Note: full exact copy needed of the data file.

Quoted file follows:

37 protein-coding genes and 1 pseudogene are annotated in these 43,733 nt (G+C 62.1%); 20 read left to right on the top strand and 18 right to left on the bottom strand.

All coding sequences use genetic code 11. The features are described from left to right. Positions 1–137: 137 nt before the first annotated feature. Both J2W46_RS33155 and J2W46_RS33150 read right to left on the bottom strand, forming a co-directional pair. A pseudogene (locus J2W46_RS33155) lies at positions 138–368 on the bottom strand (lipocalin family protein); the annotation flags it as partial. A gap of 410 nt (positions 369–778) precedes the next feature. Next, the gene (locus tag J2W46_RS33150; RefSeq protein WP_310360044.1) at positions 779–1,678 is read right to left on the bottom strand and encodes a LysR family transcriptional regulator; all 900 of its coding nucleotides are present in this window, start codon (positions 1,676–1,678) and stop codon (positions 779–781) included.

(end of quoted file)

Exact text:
37 protein-coding genes and 1 pseudogene are annotated in these 43,733 nt (G+C 62.1%); 20 read left to right on the top strand and 18 right to left on the bottom strand.

All coding sequences use genetic code 11. The features are described from left to right. Positions 1–137: 137 nt before the first annotated feature. Both J2W46_RS33155 and J2W46_RS33150 read right to left on the bottom strand, forming a co-directional pair. A pseudogene (locus J2W46_RS33155) lies at positions 138–368 on the bottom strand (lipocalin family protein); the annotation flags it as partial. A gap of 410 nt (positions 369–778) precedes the next feature. Next, the gene (locus tag J2W46_RS33150; RefSeq protein WP_310360044.1) at positions 779–1,678 is read right to left on the bottom strand and encodes a LysR family transcriptional regulator; all 900 of its coding nucleotides are present in this window, start codon (positions 1,676–1,678) and stop codon (positions 779–781) included.